According to a report by the UK Department for Transport, electric cars have a lower rate of fire incidents than petrol or diesel cars. The report analysed data from 2011 to 2020 and found that there were 111 fire incidents per billion vehicle miles for electric cars, compared to 164 for petrol or diesel cars.
The report also stated that electric car fires are less likely to spread to other vehicles or buildings, and that they can be extinguished with water or foam. The report recommended that firefighters should receive adequate training and equipment to deal with electric car fires, and that car manufacturers should provide clear information on how to safely handle and dispose of damaged batteries.
Electric cars have other safety benefits
Electric cars are not only safer in terms of fire risk, but also in terms of crashworthiness and air quality. Electric cars have a lower centre of gravity than petrol or diesel cars, which makes them more stable and less prone to rollover. Electric cars also have fewer moving parts and fluids, which reduces the risk of mechanical failure and leakage.
Electric cars also have a positive impact on the air quality and health of the population. Electric cars produce zero tailpipe emissions, which means they do not contribute to air pollution and greenhouse gas emissions. Electric cars also reduce noise pollution, which can have a negative effect on mental and physical health.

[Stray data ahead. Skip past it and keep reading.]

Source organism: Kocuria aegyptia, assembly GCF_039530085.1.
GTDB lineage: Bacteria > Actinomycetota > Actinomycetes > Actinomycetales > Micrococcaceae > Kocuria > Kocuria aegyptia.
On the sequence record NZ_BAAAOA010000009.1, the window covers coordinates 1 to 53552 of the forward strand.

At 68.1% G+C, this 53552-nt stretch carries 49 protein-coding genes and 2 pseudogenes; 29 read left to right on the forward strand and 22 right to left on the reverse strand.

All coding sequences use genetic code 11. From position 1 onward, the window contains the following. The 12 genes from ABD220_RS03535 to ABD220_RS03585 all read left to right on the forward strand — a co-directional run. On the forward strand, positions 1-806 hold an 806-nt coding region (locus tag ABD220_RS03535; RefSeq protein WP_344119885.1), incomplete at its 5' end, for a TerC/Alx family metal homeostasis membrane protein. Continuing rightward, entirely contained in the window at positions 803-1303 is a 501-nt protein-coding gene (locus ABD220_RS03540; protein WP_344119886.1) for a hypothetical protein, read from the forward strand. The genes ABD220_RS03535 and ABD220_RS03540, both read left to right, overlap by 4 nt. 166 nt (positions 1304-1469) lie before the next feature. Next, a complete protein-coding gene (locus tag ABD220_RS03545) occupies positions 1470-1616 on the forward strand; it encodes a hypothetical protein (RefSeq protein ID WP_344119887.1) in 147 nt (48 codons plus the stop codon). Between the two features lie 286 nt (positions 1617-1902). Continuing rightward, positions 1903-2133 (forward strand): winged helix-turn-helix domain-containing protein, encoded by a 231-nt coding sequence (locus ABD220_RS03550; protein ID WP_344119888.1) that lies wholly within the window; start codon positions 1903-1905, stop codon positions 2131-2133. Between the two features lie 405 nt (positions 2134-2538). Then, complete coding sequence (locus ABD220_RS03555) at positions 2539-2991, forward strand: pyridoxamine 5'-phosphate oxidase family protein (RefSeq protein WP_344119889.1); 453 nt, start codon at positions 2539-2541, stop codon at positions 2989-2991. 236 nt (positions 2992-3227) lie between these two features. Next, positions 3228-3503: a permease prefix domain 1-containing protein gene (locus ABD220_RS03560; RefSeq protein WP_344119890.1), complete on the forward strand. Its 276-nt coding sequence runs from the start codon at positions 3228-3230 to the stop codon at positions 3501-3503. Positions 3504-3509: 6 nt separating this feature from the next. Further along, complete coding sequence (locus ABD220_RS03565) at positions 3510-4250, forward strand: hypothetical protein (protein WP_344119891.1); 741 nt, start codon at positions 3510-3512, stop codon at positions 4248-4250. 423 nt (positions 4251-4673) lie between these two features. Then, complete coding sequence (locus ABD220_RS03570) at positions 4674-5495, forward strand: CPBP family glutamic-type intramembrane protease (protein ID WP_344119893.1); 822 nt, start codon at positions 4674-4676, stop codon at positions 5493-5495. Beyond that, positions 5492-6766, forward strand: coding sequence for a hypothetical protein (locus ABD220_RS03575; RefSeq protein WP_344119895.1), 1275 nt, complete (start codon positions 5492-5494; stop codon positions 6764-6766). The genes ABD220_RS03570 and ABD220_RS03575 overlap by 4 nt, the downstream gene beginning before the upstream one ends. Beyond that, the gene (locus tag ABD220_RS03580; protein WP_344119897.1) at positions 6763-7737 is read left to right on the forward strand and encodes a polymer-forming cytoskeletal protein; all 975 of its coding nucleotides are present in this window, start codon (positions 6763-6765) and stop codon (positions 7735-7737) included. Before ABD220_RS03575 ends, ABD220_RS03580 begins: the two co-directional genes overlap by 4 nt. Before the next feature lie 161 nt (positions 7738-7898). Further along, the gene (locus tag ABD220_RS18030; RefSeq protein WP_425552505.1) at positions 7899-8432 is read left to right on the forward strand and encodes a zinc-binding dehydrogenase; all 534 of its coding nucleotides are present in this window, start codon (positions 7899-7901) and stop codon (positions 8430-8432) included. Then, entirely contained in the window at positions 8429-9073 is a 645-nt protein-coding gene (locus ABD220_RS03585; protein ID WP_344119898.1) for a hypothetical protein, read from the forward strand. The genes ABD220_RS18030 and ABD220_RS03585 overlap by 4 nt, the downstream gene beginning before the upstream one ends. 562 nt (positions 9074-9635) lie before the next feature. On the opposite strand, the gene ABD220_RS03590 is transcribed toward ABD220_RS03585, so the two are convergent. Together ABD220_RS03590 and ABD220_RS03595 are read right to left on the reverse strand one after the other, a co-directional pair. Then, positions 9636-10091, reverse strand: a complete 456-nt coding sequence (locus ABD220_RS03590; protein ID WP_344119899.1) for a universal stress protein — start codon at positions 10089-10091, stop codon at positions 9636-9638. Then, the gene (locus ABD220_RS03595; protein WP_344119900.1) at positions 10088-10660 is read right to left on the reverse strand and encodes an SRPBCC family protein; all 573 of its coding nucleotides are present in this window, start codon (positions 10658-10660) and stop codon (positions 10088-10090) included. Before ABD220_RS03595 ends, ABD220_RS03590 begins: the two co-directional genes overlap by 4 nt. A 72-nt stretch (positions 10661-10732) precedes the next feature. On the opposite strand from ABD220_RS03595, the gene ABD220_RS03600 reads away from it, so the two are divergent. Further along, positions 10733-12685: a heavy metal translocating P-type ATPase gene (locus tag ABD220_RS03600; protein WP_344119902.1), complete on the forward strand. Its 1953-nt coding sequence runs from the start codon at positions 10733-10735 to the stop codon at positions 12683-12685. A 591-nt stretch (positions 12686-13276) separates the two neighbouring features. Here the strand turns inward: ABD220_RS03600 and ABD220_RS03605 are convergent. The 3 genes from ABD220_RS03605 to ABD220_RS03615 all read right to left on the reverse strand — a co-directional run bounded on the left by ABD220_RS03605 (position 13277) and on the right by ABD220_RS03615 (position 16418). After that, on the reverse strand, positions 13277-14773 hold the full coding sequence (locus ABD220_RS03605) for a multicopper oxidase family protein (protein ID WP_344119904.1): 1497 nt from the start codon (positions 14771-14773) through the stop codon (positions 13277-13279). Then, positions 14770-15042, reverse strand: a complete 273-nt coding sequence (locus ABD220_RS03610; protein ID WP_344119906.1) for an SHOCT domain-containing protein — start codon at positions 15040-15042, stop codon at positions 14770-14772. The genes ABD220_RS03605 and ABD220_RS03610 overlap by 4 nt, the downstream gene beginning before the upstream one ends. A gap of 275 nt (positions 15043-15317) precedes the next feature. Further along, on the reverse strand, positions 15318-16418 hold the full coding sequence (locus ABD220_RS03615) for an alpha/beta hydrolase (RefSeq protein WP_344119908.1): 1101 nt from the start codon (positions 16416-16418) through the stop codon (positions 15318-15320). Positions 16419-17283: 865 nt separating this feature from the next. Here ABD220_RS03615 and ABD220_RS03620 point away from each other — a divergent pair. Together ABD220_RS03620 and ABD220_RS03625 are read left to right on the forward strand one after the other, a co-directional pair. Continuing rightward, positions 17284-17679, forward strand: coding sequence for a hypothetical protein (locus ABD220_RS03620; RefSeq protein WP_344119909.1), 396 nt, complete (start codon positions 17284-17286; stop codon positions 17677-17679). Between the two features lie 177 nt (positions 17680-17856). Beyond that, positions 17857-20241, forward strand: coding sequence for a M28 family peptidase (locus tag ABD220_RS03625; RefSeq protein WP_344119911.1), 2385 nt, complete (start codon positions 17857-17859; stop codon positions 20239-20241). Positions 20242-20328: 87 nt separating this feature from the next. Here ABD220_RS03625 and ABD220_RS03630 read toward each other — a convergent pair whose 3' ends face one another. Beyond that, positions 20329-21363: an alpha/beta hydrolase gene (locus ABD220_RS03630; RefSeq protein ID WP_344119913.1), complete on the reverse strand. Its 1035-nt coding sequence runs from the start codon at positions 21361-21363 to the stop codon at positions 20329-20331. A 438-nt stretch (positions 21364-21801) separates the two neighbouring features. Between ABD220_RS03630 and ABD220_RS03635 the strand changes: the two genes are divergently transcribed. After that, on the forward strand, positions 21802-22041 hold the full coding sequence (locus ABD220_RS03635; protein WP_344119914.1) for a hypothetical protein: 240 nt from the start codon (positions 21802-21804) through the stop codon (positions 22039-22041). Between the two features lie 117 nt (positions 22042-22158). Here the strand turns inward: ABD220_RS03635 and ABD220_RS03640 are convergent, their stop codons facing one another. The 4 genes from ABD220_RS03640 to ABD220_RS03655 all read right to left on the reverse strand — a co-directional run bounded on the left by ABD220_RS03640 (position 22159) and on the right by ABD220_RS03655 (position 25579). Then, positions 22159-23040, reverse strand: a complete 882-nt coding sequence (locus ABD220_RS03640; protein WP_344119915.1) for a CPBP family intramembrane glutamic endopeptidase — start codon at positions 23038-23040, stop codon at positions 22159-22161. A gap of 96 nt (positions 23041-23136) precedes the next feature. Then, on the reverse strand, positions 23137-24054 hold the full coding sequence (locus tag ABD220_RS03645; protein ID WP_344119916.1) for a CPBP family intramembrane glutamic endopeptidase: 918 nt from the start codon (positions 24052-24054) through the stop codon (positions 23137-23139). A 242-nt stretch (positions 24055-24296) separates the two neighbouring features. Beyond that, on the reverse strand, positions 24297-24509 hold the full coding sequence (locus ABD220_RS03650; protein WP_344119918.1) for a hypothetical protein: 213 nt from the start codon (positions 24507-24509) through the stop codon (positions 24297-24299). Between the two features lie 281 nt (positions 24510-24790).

Electric cars are becoming more popular and affordable
Despite the myths and misconceptions about electric cars, they are becoming more popular and affordable around the world. According to the International Energy Agency, the global electric car stock reached 10.9 million in 2020, up from 7.2 million in 2019. The electric car market share also increased from 2.6% in 2019 to 4.6% in 2020.
The main drivers of the electric car growth are the supportive policies and incentives from governments, the increasing consumer awareness and preference, and the falling costs and improving performance of batteries and electric vehicles. The IEA projects that the global electric car stock could reach 145 million by 2030, and 230 million by 2035, under the current policies and commitments.
Electric cars are the future of mobility, and they are safer, cleaner, and cheaper than petrol or diesel cars. The fire risk of electric cars is lower than fossil fuel cars, and they have other safety benefits as well. Electric cars are also becoming more popular and affordable, thanks to the technological innovation and policy support. Electric cars are not a threat, but an opportunity, for a greener and healthier planet.